Oracle licensing does not change from a licensing perspective, whether you run Oracle workloads on a classic vSphere environment, Hyper-Converged Infrastructure solution like vSAN, or VMware Cloud on AWS.
VMware Cloud on AWS – Compute Cluster Configuration – Initial availability model
At initial availability, the VMware Cloud on AWS base compute cluster configuration contains
- 4 hosts with 2TB of memory total with each host configured with 512GB of memory
- Each host contains dual CPU sockets that are populated by a custom-built Intel Xeon Processor E5-2686 v4 CPU package
- Each socket contains 18 cores running at 2.3GHz, resulting in a physical cluster core count of 144
More details of the VMware Cloud on AWS base cluster configuration can be found in this white paper, as well as in the VMware Cloud on AWS FAQs. An FAQ for third party software considerations can be found at Third Party Technology Solutions.
Brand New Feature – Custom CPU Core Count – What’s New February 12th, 2019 (SDDC Version 1.6)
With the ‘What’s New February 12th, 2019 (SDDC Version 1.6)’ announcement , VMware Cloud on AWS now supports Custom CPU Core Count capability.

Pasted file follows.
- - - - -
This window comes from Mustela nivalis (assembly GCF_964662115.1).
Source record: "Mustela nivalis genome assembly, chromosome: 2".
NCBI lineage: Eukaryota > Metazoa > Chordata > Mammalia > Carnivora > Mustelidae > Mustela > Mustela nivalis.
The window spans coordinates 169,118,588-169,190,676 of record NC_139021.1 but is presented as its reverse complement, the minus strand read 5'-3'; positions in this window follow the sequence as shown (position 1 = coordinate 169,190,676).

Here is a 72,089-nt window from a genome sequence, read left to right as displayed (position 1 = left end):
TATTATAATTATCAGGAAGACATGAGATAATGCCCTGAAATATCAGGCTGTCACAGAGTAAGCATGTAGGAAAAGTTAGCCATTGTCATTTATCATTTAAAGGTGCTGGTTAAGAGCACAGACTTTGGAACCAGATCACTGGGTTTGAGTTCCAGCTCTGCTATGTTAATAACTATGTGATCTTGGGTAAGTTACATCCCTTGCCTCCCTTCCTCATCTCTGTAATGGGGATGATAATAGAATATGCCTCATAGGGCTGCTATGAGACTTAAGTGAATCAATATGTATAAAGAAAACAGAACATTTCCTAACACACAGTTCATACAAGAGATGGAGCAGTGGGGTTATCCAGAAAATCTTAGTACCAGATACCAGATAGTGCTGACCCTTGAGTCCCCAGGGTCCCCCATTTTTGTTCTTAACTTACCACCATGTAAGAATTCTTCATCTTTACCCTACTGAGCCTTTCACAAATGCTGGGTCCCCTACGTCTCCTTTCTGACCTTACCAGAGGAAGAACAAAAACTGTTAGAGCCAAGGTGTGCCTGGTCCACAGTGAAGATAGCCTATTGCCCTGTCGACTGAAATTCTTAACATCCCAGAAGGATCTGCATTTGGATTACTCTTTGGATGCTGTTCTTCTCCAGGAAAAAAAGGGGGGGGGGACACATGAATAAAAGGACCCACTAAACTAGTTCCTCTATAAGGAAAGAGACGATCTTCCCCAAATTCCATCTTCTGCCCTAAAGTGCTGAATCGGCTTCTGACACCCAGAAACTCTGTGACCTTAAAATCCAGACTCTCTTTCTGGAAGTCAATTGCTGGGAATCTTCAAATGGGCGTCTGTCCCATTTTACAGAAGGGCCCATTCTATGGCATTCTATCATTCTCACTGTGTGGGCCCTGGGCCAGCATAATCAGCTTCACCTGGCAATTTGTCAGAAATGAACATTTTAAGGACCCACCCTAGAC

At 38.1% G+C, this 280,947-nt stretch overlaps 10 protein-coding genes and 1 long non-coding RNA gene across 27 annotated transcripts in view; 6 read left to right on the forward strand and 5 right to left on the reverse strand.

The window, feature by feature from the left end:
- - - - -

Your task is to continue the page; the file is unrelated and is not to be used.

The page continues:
This capability gives you more flexibility in configuring SDDC clusters and allows you to reduce costs for running mission-critical applications licensed per-core.
Before, you were not able to specify how many CPU cores per host you want in your cluster. It was always all CPU cores enabled: 36 for I3 or 48 for R5 host types.
Now, you can also select 8 or 16 CPU cores per host to better tailor your SDDC cluster for your needs.
More details can be found in the post ‘Significantly cut application licensing costs by using the new VMware Cloud on AWS feature Custom CPU Core Count.
Important considerations regarding Custom CPU Core Count capability
- This feature is for additional clusters ONLY i.e the first / initial cluster ie the management cluster must have all cores enabled, see VMware Cloud on AWS – FAQ – Current limitations of the Custom CPU Core Count Capability
- All subsequent clusters (except cluster 1 ie the management cluster ) can have this feature
- Changing the number of cores does not affect the price of the host
- This is at “Add Cluster” deployment time decision only. This cannot be changed post deployment.
- All hosts in the cluster must have the same number of CPU cores, including Add/Remove Host operations.
An important caveat to keep in mind is reducing core count affects the compute performance of all workloads on the host and increases the likelihood of system performance degradation. For example, vCenter and vSAN overhead can become more noticeable, and operations like adding clusters and hosts can take longer to complete.